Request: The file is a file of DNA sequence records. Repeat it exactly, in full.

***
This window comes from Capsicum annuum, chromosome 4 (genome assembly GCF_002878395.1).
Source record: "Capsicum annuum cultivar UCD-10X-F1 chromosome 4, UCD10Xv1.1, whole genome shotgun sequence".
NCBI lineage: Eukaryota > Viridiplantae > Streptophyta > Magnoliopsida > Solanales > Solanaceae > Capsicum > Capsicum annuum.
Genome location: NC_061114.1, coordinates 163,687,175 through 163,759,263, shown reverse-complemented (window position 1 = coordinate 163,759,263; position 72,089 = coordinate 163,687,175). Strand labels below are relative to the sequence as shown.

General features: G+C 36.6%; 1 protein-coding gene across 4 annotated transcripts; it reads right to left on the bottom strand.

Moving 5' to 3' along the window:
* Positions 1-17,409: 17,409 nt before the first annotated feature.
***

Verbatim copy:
This window comes from Capsicum annuum, chromosome 4 (genome assembly GCF_002878395.1).
Source record: "Capsicum annuum cultivar UCD-10X-F1 chromosome 4, UCD10Xv1.1, whole genome shotgun sequence".
NCBI lineage: Eukaryota > Viridiplantae > Streptophyta > Magnoliopsida > Solanales > Solanaceae > Capsicum > Capsicum annuum.
Genome location: NC_061114.1, coordinates 163,687,175 through 163,759,263, shown reverse-complemented (window position 1 = coordinate 163,759,263; position 72,089 = coordinate 163,687,175). Strand labels below are relative to the sequence as shown.

General features: G+C 36.6%; 1 protein-coding gene across 4 annotated transcripts; it reads right to left on the bottom strand.

Moving 5' to 3' along the window:
* Positions 1-17,409: 17,409 nt before the first annotated feature.